After nine months, BEIS and Ofgem have finally published their Smart Systems and Flexibility Plan in response to a Call for Evidence in November last year.
Called Upgrading Our Energy System, the Plan is a key part of the Government's Industrial Strategy and some of the outcomes will be part of the long-expected Clean Growth Plan, due out any time now.
Great Britain's electricity system is changing. It was built to support large generation plants that provided power that was transmitted over the high-voltage transmission network and gradually stepped down in voltage via local distribution networks, to end up in homes and businesses. Power was generated at a fairly constant rate but could be ramped up and down to keep pace with demand.
But that was sixty years ago and more. Now we have a quarter of our electricity generated from renewable sources, many of which are intermittent, depending on the sun and wind, making the job of balancing the network harder. New generation plants are often smaller and connected to the distribution, rather than the transmission, network. Some are not even metered – their power is consumed on-site rather than fed back into the grid. Storage solutions are developing, along with demand-side management, also known as demand-side response (DSR) where rather than turning generation up or down to meet demand, end-users are paid to turn their power consumption up or down to balance the supply available.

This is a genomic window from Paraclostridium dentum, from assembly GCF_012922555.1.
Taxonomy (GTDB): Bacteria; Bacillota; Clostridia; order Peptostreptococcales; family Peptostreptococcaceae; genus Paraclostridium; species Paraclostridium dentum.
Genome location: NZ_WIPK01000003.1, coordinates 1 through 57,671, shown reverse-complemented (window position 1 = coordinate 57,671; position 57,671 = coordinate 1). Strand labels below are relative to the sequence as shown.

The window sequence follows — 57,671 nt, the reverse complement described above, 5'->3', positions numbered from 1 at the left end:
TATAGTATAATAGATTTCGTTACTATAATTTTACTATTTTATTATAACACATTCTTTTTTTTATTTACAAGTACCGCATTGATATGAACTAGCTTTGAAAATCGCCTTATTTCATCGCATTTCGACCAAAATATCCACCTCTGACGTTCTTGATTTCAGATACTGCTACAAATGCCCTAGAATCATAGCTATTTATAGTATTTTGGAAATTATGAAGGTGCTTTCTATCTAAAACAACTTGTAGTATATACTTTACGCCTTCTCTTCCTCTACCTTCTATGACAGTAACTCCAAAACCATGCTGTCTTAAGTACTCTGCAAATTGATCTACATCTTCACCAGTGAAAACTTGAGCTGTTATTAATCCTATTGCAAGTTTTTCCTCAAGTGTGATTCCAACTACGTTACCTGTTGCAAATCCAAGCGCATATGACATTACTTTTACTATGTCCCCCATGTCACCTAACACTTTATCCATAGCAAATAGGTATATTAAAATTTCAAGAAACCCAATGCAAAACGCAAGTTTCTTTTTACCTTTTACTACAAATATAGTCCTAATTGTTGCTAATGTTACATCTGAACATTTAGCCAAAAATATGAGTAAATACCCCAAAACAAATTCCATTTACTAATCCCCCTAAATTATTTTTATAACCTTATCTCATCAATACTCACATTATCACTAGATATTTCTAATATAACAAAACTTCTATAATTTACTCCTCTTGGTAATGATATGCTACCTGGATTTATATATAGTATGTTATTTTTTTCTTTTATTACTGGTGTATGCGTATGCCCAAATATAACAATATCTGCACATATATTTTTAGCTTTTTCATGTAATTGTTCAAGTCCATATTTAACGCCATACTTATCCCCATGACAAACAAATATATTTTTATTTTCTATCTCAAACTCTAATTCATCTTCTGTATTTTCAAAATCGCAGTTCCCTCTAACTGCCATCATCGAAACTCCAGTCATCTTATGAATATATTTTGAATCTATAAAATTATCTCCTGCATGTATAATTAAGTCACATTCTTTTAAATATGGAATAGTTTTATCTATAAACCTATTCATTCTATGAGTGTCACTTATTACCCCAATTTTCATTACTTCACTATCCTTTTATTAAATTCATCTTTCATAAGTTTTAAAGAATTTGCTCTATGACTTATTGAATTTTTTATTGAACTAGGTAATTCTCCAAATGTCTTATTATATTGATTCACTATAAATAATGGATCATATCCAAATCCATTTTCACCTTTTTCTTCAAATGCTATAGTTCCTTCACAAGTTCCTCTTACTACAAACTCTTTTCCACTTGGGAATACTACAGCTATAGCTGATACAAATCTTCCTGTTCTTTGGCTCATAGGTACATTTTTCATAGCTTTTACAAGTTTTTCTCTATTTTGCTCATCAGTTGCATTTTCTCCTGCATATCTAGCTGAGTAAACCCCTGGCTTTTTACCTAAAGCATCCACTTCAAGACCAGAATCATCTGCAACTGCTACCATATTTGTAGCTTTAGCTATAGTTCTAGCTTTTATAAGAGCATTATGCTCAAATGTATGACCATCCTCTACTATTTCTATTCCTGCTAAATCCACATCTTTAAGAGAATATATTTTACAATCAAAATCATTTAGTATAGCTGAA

No wonder then that BEIS and Ofgem wanted to gather evidence from the power industry and others so that they could come up with a plan as to how to manage this.
The Plan is divided into three sections (Removing barriers to smart technology, Smart homes and businesses, and Markets which work for flexibility) and ends with 29 actions that the Government will take - some more quantifiable than others.
Removing barriers to smart technology
This is the section with the clearest set of actions and battery storage is the main beneficiary of the proposed regulatory changes: "We want to see storage become a genuinely viable proposition in the energy system", the Plan states. As we noted last year (see Battery storage – a SWOT analysis) the main weaknesses for storage are how it is regulated and what markets there are for the services it can provide.
The Plan seeks to address the regulatory challenges by:
- amending the Electricity Act 1989 to include a definition of storage as a distinct subset of generation – "when Parliamentary time allows"
- consulting on a modified generation licence for storage in summer 2017 (it's now September and it has not been published nor even listed as upcoming on the Ofgem website)